How would you translate this photograph into a pen and ink drawing?
Here's the way Charles Maginnis, a writer from 1903, analyzed the problem.
"First of all, then, does the subject, from the point of view at which the photograph is taken, compose well? It cannot be said that it does. The vertical lines made by the two towers are unpleasantly emphasized by the trees behind them. The tree on the left would be much better reduced in height and placed somewhat to the right, so that the top should fill out the awkward angles of the roof formed by the junction of the tower and the main building. The trees on the right might be lowered also, but otherwise permitted to retain their present relation.The growth of ivy on the tower takes an ugly outline, and might be made more interestingly irregular in form."
"The next consideration is the disposition of the values. In the photograph the whites are confined to the roadway of the bridge and the bottom of the tower. This is evidently due, however, to local color rather than to the direction of the light, which strikes the nearer tower from the right, the rest of the walls being in shadow. While the black areas of the picture are large enough to carry a mass of gray without sacrificing the sunny look, such a scheme would be likely to produce a labored effect.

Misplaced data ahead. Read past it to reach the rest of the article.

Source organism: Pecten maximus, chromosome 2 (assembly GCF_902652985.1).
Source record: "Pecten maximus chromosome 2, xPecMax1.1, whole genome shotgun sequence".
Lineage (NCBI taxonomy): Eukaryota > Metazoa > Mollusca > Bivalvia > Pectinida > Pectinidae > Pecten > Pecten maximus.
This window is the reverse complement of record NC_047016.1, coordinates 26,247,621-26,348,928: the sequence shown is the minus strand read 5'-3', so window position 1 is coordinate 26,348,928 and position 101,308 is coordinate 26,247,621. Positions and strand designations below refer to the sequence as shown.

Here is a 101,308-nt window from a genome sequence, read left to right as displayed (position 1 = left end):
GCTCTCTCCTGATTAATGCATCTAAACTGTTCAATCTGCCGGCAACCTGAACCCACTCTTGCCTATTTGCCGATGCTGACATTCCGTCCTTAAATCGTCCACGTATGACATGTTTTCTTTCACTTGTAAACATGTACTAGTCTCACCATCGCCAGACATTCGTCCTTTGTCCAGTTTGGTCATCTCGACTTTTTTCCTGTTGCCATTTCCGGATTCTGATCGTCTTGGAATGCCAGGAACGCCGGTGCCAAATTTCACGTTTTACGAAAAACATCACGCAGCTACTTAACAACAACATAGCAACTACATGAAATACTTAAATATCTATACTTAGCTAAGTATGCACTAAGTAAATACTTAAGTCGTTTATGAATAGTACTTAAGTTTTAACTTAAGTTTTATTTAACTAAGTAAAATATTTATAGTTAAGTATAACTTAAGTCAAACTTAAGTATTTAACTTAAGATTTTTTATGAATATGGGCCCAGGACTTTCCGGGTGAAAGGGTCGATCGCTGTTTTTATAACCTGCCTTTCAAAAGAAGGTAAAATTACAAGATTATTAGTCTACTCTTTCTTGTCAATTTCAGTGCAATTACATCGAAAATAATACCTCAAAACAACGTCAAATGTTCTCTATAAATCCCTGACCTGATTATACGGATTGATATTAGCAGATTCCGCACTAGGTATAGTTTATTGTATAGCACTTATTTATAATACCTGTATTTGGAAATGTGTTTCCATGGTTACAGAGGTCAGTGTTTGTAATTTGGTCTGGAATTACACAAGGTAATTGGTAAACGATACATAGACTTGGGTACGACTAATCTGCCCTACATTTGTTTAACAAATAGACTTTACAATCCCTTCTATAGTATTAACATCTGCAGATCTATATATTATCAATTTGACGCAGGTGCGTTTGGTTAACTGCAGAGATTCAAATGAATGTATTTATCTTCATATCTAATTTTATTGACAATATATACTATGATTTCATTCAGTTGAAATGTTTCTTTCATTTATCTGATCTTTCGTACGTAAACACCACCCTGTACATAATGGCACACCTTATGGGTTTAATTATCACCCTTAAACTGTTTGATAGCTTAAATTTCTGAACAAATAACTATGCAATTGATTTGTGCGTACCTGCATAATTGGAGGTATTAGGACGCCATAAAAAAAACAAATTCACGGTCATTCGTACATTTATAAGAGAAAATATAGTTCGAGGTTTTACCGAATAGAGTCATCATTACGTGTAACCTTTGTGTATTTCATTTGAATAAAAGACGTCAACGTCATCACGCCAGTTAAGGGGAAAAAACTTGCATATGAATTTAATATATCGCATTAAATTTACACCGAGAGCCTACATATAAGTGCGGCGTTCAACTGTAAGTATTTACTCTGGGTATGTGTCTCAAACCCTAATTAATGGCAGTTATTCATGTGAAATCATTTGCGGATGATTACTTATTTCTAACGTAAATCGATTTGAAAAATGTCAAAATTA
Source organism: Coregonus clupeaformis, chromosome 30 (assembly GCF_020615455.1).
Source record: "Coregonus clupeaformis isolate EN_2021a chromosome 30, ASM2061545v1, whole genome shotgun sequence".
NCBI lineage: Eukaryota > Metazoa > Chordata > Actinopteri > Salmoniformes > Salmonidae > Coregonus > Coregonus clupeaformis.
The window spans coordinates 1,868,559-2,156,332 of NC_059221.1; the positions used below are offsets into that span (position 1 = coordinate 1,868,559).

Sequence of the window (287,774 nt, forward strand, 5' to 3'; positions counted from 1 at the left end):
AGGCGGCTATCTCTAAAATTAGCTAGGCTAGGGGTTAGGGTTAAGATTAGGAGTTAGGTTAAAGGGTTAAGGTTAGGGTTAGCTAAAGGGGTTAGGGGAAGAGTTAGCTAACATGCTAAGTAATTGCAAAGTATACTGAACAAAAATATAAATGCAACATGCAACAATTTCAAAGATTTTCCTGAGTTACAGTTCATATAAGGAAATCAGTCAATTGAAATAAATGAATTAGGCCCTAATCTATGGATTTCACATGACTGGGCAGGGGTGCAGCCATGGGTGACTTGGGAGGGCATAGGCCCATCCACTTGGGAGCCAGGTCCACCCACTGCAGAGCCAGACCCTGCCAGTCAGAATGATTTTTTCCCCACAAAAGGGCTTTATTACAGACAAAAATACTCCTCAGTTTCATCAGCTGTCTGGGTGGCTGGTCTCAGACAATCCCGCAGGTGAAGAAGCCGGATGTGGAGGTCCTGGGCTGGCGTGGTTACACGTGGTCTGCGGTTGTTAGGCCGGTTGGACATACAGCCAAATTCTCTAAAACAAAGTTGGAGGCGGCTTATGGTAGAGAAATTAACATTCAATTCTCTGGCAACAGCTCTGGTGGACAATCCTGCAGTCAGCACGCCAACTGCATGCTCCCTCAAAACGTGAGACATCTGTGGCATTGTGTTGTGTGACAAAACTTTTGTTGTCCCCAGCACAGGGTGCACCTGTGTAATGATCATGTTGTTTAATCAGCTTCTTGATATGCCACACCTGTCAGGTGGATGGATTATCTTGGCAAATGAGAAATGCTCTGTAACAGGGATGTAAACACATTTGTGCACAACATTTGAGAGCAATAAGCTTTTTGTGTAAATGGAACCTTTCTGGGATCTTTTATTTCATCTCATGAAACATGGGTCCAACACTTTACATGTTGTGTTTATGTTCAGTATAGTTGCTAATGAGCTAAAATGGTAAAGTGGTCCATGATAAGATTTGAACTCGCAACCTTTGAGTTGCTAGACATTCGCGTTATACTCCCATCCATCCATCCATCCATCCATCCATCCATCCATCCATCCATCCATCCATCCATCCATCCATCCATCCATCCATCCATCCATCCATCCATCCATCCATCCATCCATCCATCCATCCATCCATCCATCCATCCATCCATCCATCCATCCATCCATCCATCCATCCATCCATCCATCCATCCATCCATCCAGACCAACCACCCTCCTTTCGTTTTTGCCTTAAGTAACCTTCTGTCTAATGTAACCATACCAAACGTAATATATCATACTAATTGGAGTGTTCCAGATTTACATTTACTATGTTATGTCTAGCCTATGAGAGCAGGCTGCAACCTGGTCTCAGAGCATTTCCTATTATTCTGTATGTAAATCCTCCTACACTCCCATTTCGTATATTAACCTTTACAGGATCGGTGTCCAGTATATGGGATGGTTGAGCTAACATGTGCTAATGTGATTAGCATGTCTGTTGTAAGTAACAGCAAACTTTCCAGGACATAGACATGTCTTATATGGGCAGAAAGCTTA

"Two alternative schemes readily suggest themselves: First, to make the archway the principal dark, the walls light, with a light half-tone for the roof, and a darker effect for the trees on the right. Or, second, to make these trees themselves the principal dark, as suggested by the photograph, allowing them to count against the gray of the roof and the ivy of the tower. This latter scheme is that which has been adopted in the sketch. It will be noticed that the trees are not nearly so dark as in the photograph. If they were, they would be overpowering in so large an area of white. It was thought better, also, to change the direction of the light, so that the dark ivy, instead of acting contradictorily to the effect, might lend character to the shaded side.
"The lower portion of the nearer tower was toned in, partly to qualify the vertical line of the tower, which would have been unpleasant if the shading were uniform, and partly to carry the gray around to the entrance. It was thought advisable, also, to cut from the foreground, raising the upper limit of the picture correspondingly."
A few observations:
• The drawings use short strokes and open, airy darks, rather than long lines and black areas.
• A lot of his thinking has to do with the organization of tone.
Other pen-and-ink artists who used a similar impressionist approach are Daniel Vierge, Joseph Pennell, and Ernest Peixotto.
The new app: Living Sketchbook, Vol. 1: Boyhood Home takes you deep into moments like this. It's available for iOS on Apple phones and tablets at the App Store and for Android devices at Google Play.
"When I found out about his app, I thought to myself: “Why didn’t I think of that?” It embraces technology and allows users an opportunity to get closer to an artist’s sketchbook. There are buttons that brings out the voice narrations with occasional videos of how he has painted on-site. Imagine a talking sketchbook with videos.”
—Erwin Lian, The Perfect Sketchbook